The Miami Herald
Sun, Mar. 07, 2004
Violence, chaos stalk Haitian city Les Cayes

With no effective government and with only thugs and political gangs to challenge each other, Haiti's Les Cayes is in free fall toward anarchy.


LES CAYES, Haiti - In the low-lying shanties of this Caribbean city, they use barricades of conch shells to keep enemy vigilantes out. And as fear and hunger mount, residents are beginning to throw their fate to rickety boats and the pitiless whims of the sea currents, which may or may not get them to Florida.

At the burned and gutted husk of a police station, the officers have no guns, no trucks, no authority. They pray that the U.S. Marines will come soon -- assuming they come at all -- before the shaky, relative level of peace they have now collapses into chaos.

''Everybody right now is living in fear,'' said Joseph Avril, the police chief, who recently returned to his looted station after four days in hiding. ``Without U.S. military backup, this will be a tragedy.''

For now, Haiti's fourth largest city, an old colonial port on the south coast -- five hours by pock-marked road from the capital -- lies perilously outside the law.

So far, the American, French and Chilean peacekeepers in Haiti have secured only the capital, Port-au-Prince.


A spokesman for the U.S. Marines said Saturday it would take some time to get out to the provinces. ''As of right now we don't have a mission planned for Les Cayes,'' said Staff Sgt. Timothy Edwards. A senior State Department official said the military eventually would be in the major cities throughout the country.

''I hope they don't come too late,'' said Pierre Léger, a prominent businessman and president of the Les Cayes Chamber of Commerce. ``The Americans have this idea that Haiti is just Port-au-Prince.''

Not only is the situation here likely to send more desperate people adrift in the Windward Passage, it also has created the state of anarchy needed for a certain brand of entrepreneur found in abundance here -- the drug trafficker.

With Haiti increasingly becoming a transit stop for drugs on their way to North America, Les Cayes is one of the main points of entry. At least twice, U.S. authorities have seized 800-pound shipments of cocaine landing here.

Last week, Léger and a group of business and religious leaders brought the city's two armed political factions together. The meeting resulted in a certain level of calm on the main streets.

But by most accounts, the gangs are arming themselves and shooting in the slums, having stolen police weapons.

''The few police officers that come back to work have nothing to defend even themselves,'' said police administrator Boyer-Pierre Joseph, pointing to a half dozen ransacked police pickup trucks. ``We have one vehicle left. We just have little guns, .38s and 9 millimeters. They have machine guns.''

On the road between Port-au-Prince and Les Cayes, armed men at one checkpoint were stopping officers solely to take their weapons. They let others pass.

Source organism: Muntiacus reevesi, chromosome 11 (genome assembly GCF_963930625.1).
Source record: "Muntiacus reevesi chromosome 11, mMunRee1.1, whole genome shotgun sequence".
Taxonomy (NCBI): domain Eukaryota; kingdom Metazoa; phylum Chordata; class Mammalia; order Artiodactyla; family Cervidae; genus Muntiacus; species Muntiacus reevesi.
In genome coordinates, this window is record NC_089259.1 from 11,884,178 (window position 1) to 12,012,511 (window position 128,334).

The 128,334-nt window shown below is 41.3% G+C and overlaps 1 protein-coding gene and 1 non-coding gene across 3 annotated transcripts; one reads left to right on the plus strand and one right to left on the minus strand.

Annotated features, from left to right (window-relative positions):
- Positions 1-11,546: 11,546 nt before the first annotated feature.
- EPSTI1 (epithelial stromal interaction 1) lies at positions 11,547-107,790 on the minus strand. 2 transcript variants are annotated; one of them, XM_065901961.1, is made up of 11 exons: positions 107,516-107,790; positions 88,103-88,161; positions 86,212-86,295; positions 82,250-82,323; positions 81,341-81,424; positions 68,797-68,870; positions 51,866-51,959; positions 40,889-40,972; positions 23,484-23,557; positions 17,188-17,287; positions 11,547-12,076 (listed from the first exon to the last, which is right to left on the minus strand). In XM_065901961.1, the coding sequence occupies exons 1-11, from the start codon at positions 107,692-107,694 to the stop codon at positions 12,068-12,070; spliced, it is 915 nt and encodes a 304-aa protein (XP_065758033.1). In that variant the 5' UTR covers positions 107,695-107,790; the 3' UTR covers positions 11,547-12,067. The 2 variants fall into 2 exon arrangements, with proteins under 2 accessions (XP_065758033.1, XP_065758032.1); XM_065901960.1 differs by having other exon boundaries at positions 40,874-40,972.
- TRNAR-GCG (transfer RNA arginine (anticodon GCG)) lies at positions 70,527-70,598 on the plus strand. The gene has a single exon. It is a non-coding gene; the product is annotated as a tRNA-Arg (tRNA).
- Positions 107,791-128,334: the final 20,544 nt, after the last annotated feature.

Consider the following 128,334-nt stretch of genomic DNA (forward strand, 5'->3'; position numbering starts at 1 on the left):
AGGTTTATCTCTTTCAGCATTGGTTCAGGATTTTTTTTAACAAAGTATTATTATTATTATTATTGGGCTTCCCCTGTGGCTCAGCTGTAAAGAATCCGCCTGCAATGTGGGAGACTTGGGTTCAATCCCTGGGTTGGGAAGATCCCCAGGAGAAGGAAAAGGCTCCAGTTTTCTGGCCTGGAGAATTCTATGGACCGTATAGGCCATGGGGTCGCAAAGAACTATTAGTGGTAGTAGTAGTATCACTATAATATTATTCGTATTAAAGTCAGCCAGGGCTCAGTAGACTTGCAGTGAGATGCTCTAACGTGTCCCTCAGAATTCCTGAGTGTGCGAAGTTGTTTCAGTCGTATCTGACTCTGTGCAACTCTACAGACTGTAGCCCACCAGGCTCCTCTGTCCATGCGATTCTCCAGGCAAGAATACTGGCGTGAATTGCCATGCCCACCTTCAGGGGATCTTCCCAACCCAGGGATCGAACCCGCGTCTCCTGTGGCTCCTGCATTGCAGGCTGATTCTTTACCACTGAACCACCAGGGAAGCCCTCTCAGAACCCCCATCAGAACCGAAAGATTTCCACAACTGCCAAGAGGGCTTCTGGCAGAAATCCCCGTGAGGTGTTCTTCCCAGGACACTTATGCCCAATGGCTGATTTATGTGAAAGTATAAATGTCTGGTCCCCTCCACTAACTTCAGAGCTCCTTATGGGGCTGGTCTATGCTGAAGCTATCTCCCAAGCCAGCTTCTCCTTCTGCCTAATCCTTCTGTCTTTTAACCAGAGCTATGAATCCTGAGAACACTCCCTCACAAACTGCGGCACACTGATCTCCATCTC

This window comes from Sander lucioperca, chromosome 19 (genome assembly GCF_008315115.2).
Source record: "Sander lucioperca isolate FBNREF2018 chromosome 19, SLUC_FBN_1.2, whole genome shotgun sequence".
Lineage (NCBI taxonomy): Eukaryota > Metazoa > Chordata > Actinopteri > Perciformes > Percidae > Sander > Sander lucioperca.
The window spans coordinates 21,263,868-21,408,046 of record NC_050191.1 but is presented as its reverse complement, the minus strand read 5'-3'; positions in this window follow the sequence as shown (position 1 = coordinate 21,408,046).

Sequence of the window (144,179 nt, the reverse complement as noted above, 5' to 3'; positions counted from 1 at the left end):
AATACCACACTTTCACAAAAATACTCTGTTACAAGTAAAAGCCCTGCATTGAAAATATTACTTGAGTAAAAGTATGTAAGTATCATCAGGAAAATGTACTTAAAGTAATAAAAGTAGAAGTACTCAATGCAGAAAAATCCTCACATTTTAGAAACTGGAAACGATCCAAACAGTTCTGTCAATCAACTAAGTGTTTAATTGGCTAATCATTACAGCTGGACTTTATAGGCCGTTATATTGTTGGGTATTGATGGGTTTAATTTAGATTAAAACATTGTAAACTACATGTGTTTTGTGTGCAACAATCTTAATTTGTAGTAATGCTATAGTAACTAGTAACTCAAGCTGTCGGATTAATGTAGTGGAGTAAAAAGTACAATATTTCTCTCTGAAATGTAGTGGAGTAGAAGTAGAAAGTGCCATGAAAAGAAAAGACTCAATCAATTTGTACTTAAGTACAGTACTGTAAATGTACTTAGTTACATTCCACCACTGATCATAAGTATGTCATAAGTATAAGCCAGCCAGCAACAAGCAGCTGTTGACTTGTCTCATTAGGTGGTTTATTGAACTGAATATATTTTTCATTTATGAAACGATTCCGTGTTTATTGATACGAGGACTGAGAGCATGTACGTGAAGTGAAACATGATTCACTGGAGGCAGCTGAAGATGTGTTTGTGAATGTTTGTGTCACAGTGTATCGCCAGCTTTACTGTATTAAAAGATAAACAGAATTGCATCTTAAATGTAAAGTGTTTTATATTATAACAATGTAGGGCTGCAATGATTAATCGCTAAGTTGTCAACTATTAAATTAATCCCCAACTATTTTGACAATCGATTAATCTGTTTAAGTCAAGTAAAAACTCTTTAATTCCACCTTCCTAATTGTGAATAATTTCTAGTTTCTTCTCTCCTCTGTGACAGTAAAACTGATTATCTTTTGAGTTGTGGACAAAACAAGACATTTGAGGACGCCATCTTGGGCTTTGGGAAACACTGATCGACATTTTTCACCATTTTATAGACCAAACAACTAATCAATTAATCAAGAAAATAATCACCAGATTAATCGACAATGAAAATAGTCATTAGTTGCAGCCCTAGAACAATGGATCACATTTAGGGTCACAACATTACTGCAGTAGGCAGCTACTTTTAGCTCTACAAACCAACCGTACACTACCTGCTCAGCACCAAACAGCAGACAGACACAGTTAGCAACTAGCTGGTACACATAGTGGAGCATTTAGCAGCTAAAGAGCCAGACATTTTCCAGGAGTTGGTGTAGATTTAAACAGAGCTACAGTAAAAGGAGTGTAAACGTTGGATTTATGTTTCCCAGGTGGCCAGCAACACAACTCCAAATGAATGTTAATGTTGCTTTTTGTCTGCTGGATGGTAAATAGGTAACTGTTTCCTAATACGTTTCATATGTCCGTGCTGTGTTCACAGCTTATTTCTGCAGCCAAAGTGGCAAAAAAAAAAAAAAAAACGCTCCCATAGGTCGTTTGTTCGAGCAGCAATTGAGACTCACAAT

The violence in Les Cayes is generally occurring between supporters of exiled President Jean-Bertrand Aristide in the slum of La Savane and the opposing neighborhood of Pontgombo.

But it is impossible to draw any line between politics and opportunism in Haiti. With attacks and counterattacks, gangs, thieves, rebels and armed political parties, all that remains clear is the violence.

With Aristide gone, La Savane -- a hive of stick-framed huts on a spit of land between mangrove and sea -- is politically unprotected and cut off from the rest of the city now.

''Now we can't circulate in the city,'' said Ernest Herard, 37. ``We're stuck in this neighborhood. We can't look for work or food.''

And the seashell barricades have done little to keep violence at bay.

''Right now in Les Cayes, anyone can murder anyone,'' said Jean Carlen, 17. ``There is no justice.''

Sister Madeleine, a nun who takes her 80-year-old legs on the scorching hot streets every day to help the poor, said the situation has been deteriorating for months.

''There is more hunger every day,'' she said. ``There is no work. There is no fish in the sea.''

The economic isolation is breeding desperation. Joel Sayed, a father of five, hasn't had work for months. The crumpled shreds of tin on his roof do not stop the rain anymore, and he doesn't have anything to feed his children.

On Friday, he sat on his porch trying to sell an old cassette player. He said he would use the money to get on a boat and drift off into the strait between Haiti and Cuba, headed for America. Even if he got caught by the U.S. Coast Guard and detained in Guantánamo Bay, he said he would be happy.

''At least they give you three meals a day,'' he said. ``Anywhere is better than here.''


And no one takes the journey lightly. This is a town that knows the danger of the passage. Fishermen routinely head off into the trade winds in dugout-canoes, with sticks for masts and sails patched together from rags. They don't always come back.

Three weeks ago, a 17-foot boat, the Misyon Pou Christ, set off for Florida, the residents say, with no motor or sail. It carried 48 people.

Richard Pierre listens to the radio every day to hear of his cousin's whereabouts. He says he will go, too, if the situation doesn't improve.

''We are going to take whatever boat is out there and just take our chances,'' he said.